I DOUBT Cat Boyd and I have much in common but we did both tick a Yes box in 2014 and we are both interested in Spain, its culture and history. I was interested in her Guernica article (Cat Boyd: The consequences of moral indifference haunt us long after Guernica, The National, April 4) and agree with her that Guernica was a shocking atrocity, which destroyed the spiritual home of the Basques. It was a terror attack by the Luftwaffe, which was sadly to be repeated countless times over the next 10 years. A very good friend of mine narrowly survived Italian fascist bombing of Barcelona as a baby.

Fascism was very much attracted to aviation for its glorification of power and technology. As Cat alludes to, the Western Allies went on to fight a ferocious area bombing campaign against the Axis which remains controversial.

However, it has to be remembered that the technology of the time would not allow for precision strikes and, from 1940 until 1944, bombing was the only way for the UK/USA to strike Germany directly. We should also remember that there was a Red Terror in Republican Spain. The terror traffic was not one-way. All of this is interesting but ancillary. Cat attempts to jump from fascist adoration of indiscriminate bombing to assert that “aerial terror has been the essence of American power”. She argues that American bombing, and especially drone attacks, represents the Guernica of today and that this is a cowardly rich people’s war with “none of the virtues and heroism of war”.

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This is nonsense. Nato bombing is not indiscriminate and is not an attempt to terrorise the population in operational areas. It is an attempt to destroy state and non-state actors who are our enemies. The tragic truth is that drones sometimes kill innocents along with the guilty. This is deeply regrettable, but this is not the same as deliberately killing civilians for terroristic purposes. Secondly, I am delighted that it is the Nato alliance, and not forces like Daesh and Hamas, that have the greatest military power. Car bombs and suicide bombs (and rogue lorries) may indeed be the weapons of the poor and weak but this does not make terrorists virtuous. To refrain from using drone attacks in the likes of Syria, Iraq, tribal Pakistan, Taliban Afghanistan will simply create terrorist safe havens. From such areas 9/11 flowed.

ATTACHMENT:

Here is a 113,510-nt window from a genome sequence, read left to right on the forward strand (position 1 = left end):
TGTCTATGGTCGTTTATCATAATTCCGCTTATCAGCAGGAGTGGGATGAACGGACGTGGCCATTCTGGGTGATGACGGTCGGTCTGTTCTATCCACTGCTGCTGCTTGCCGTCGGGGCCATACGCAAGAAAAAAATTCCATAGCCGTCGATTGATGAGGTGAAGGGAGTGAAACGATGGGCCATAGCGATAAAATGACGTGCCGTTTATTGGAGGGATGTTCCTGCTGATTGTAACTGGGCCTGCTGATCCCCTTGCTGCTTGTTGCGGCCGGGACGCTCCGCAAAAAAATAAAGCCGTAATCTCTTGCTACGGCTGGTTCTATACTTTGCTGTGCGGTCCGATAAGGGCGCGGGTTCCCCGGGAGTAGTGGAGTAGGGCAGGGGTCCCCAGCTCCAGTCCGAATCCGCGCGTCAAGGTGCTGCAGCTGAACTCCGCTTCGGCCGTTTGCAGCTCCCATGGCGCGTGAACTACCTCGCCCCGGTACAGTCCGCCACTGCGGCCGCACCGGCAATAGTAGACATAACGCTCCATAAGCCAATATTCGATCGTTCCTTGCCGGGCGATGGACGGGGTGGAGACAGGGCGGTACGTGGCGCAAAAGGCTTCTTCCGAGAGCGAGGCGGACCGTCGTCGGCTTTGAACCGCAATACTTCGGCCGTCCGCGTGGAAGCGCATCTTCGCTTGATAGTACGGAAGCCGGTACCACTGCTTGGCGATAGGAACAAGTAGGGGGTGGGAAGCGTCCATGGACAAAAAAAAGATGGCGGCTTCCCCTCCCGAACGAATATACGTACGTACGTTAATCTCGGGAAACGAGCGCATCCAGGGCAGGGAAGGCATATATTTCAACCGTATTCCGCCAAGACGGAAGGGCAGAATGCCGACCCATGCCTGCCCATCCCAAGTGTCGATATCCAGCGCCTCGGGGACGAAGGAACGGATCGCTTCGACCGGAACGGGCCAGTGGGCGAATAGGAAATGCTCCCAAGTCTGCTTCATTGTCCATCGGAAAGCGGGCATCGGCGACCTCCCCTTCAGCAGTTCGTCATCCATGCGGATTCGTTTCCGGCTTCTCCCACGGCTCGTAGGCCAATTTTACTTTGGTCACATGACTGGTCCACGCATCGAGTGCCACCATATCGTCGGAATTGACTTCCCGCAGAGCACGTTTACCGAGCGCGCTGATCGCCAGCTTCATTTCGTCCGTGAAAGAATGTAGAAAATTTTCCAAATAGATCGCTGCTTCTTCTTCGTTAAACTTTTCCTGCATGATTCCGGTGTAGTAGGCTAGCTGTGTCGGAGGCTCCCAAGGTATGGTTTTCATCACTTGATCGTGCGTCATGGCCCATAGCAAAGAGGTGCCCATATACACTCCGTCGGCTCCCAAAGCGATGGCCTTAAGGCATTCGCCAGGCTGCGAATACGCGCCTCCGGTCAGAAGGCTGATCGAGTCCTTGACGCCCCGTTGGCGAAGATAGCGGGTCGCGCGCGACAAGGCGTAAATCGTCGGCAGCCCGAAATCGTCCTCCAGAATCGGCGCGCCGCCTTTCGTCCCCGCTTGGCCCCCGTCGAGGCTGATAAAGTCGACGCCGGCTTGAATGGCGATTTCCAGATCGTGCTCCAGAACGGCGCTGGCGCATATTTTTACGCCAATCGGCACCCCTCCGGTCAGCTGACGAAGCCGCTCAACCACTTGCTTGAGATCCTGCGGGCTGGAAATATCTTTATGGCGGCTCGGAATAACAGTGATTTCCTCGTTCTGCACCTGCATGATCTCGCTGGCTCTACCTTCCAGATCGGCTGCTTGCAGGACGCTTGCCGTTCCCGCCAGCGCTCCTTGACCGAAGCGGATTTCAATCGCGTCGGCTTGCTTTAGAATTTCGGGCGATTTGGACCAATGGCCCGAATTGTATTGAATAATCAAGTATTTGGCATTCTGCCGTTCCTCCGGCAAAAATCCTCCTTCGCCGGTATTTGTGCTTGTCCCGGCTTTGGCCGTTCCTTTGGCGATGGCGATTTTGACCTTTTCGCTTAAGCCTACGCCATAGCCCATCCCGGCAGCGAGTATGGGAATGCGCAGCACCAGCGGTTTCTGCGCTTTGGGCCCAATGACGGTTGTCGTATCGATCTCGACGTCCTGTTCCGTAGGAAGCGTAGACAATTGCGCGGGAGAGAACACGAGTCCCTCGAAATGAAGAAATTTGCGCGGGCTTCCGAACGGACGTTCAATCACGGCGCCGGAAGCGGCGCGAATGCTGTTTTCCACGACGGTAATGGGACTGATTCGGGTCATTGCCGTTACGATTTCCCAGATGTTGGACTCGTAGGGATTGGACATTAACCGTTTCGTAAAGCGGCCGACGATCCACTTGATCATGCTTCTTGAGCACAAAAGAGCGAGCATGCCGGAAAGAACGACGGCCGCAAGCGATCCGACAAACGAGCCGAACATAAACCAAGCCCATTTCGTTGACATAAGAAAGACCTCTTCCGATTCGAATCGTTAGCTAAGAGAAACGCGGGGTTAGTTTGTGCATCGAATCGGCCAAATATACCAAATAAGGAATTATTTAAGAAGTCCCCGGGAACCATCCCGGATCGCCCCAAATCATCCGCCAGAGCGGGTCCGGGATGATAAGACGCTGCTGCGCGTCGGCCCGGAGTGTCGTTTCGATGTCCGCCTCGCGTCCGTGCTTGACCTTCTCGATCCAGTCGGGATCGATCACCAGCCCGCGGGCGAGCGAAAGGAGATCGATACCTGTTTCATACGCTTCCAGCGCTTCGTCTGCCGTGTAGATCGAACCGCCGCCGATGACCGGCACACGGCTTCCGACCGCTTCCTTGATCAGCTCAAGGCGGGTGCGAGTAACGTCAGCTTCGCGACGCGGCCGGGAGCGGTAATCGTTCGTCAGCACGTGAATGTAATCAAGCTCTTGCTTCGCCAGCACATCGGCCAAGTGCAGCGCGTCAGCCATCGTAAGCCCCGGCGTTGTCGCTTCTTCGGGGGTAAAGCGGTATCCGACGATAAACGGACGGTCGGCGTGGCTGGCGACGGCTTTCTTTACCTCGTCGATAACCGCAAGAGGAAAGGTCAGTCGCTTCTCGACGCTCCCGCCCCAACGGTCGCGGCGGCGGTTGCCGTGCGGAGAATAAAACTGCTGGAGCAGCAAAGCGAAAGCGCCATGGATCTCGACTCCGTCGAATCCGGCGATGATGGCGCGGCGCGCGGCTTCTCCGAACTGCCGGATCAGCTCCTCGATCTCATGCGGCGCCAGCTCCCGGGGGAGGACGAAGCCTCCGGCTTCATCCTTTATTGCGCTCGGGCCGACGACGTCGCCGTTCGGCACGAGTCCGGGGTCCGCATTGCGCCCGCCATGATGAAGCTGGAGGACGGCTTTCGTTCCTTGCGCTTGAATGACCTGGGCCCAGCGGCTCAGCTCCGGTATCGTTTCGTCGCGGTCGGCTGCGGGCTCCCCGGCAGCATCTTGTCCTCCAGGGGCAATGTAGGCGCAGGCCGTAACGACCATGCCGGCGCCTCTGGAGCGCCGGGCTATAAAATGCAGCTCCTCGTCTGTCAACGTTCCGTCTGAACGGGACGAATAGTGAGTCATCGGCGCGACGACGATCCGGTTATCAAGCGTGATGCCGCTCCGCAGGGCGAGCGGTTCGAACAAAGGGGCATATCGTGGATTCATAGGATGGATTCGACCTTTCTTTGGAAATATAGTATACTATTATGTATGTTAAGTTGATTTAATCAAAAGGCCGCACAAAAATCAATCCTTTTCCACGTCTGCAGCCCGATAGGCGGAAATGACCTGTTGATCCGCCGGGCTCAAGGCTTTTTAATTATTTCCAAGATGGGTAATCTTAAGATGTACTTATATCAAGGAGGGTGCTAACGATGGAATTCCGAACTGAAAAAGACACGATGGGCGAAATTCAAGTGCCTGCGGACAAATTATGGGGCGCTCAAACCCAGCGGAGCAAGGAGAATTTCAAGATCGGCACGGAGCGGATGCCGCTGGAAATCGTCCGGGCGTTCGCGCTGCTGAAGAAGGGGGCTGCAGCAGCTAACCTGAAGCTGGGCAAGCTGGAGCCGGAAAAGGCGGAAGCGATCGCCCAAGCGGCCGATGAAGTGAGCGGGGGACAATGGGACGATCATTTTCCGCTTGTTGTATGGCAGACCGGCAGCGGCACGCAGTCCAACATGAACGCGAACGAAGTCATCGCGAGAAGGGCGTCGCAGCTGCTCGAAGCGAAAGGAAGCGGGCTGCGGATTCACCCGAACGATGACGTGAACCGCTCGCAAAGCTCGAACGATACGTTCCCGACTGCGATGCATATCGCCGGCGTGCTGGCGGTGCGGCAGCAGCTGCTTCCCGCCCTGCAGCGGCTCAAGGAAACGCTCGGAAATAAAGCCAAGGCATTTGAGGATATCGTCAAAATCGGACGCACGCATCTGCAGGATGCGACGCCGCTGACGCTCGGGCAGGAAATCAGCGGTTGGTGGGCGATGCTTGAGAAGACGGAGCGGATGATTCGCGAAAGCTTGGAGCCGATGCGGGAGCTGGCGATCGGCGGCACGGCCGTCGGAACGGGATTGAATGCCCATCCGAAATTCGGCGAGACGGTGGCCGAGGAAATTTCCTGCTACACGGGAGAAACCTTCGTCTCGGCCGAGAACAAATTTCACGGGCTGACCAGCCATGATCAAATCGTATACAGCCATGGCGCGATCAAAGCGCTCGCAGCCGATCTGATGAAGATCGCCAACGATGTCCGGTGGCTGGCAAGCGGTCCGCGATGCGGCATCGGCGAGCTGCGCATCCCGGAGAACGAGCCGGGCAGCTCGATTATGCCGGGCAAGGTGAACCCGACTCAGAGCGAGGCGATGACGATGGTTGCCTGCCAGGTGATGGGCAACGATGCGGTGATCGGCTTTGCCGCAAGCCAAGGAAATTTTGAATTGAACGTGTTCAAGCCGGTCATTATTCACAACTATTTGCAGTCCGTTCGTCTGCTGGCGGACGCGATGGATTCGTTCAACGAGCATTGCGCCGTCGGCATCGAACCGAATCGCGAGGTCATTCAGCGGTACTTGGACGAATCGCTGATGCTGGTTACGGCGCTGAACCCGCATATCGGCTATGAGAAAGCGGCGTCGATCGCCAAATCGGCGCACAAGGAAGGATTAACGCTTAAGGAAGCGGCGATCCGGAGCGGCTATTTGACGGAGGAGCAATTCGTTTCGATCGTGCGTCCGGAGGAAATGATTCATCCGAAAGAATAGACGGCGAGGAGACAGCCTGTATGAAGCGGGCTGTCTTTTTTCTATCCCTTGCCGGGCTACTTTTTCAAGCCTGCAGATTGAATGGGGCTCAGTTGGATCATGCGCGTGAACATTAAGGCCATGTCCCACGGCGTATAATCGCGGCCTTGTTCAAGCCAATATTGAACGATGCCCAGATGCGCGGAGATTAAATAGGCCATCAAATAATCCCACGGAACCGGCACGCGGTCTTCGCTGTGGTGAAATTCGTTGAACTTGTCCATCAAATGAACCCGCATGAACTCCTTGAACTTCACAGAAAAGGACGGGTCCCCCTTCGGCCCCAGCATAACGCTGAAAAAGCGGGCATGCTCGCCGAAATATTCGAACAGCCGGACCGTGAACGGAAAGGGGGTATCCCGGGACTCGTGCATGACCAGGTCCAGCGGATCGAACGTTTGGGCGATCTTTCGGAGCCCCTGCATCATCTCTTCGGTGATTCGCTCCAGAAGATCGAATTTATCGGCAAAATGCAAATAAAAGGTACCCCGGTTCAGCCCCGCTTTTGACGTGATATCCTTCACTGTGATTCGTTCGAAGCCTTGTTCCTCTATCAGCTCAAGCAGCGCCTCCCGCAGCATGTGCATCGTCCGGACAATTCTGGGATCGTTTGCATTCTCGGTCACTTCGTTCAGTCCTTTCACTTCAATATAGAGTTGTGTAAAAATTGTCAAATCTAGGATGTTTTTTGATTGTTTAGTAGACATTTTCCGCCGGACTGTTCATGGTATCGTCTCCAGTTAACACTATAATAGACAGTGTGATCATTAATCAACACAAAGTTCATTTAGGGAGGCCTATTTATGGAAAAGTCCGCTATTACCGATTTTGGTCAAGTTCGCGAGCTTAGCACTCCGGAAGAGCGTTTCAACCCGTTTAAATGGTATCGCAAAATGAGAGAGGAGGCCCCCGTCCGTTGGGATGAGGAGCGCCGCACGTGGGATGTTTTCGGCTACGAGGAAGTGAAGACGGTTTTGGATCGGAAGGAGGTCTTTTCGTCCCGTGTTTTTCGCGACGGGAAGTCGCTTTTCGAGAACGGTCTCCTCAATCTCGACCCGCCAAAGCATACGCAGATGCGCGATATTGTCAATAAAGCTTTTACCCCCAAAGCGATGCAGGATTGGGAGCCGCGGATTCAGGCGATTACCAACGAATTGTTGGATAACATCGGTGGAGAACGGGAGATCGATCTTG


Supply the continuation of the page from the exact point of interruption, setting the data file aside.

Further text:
If Cat had the chance to decapitate the entire leadership of Daesh through a drone strike, would she press the green button or let the “poor and weak” continue to throw homosexuals off house-tops, kill Christians and rape women indiscriminately? Unlike Cat, I am glad the Western Allies are the masters of technology, but that is a consequence of democratic capitalism.

Finally, Cat and I have our freedom to express our strong opinions on many and various subjects because of the Western victory in the Second World War. Our American allies were (and are) indispensable to a free Europe. Personally, I will always appreciate the men who stormed the beaches.

William Ross
via email

MARTIN Hannan’s piece on Croatia (Wha’s Like Us? Croatia proves a country can join the EU and not use the euro, The National, April 6) begins: “At first sight Scotland would appear to have little in common with a country in the Balkans”.

In fact, there is an incredible link. They have a very strong branch of the Tartan Army, made up not of Scots living there but of Croatians who love Scotland. It is led by Dejan MacGregor and I was fortunate a few years ago to attend their AGM in Zagreb. You find this in the Tartan Army – many admire Scotland, its Tartan Army ambassadors and our aspirations.

Robin Maclean
Croftfoot and Fort Augustus


Scots past and present ignored in BBC's Arras coverage

I WANTED to highlight the terrible coverage of the centenary of the Battle of Vimy Ridge/Arras on BBC Radio 2.